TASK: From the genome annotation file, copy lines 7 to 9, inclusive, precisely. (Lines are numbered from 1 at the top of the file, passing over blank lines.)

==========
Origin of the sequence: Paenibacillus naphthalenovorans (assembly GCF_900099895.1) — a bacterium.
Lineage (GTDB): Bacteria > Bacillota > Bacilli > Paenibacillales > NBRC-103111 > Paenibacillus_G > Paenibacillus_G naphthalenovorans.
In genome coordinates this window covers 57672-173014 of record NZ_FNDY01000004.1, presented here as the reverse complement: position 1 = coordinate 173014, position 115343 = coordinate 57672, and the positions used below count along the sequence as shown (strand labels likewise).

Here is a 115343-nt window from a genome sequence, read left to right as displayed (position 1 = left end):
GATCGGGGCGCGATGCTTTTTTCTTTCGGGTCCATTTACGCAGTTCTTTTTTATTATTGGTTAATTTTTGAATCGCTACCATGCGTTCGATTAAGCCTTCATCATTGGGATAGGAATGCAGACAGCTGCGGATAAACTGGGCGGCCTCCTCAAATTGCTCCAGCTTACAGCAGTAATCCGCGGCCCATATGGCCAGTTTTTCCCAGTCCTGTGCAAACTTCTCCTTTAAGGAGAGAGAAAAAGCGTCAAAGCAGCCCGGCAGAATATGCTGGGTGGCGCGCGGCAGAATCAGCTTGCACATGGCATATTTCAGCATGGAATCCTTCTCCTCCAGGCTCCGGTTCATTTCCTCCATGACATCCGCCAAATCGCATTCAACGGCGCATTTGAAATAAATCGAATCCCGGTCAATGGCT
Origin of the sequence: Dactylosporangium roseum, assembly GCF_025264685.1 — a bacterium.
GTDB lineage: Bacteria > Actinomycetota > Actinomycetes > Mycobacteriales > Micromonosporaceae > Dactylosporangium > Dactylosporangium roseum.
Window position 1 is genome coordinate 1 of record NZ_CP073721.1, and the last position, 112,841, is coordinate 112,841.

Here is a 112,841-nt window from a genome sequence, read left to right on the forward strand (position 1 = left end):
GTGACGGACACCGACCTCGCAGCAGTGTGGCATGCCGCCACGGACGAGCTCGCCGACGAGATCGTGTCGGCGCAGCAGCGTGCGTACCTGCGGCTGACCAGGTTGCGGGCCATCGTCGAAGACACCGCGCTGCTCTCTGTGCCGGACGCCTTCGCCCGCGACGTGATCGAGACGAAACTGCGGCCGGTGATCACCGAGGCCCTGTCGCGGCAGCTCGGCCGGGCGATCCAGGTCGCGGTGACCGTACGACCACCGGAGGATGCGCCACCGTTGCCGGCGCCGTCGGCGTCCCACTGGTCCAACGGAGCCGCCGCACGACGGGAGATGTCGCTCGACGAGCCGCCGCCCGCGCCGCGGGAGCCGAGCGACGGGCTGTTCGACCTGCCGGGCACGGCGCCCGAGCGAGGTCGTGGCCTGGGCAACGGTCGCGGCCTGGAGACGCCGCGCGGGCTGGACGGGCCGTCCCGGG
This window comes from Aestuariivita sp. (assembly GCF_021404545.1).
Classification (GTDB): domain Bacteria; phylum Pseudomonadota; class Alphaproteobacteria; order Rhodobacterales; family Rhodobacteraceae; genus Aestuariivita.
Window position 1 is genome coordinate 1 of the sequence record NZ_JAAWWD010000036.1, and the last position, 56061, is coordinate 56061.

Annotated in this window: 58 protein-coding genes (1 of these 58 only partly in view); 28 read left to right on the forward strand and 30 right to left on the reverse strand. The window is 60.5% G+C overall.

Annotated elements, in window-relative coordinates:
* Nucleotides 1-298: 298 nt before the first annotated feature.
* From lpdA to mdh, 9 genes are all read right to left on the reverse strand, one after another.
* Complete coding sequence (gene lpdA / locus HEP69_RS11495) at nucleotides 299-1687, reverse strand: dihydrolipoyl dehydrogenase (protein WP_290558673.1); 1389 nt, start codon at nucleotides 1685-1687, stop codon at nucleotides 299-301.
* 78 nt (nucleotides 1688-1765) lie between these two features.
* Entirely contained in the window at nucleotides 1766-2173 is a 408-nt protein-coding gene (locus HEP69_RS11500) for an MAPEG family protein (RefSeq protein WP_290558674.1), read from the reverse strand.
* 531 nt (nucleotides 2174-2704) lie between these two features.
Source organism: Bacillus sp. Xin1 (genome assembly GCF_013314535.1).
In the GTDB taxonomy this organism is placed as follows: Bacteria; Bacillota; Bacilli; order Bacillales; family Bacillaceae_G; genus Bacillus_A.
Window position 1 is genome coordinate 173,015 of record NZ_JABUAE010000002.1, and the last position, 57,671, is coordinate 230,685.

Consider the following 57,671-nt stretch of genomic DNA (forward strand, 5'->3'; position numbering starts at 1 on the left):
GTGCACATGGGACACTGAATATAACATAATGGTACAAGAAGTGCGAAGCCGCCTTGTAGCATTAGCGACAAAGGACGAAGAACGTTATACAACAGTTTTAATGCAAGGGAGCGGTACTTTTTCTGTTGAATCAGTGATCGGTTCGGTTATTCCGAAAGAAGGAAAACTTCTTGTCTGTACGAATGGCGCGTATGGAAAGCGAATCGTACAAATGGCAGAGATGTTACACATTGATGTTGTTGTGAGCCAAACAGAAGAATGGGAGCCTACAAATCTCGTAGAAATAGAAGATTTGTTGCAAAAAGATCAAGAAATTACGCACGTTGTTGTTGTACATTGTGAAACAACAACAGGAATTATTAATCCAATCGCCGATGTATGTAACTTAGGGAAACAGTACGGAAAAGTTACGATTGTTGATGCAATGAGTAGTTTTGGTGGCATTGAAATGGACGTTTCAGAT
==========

GTDB lineage: Bacteria > Actinomycetota > Actinomycetes > Mycobacteriales > Micromonosporaceae > Dactylosporangium > Dactylosporangium roseum.
Window position 1 is genome coordinate 1 of record NZ_CP073721.1, and the last position, 112,841, is coordinate 112,841.

Here is a 112,841-nt window from a genome sequence, read left to right on the forward strand (position 1 = left end):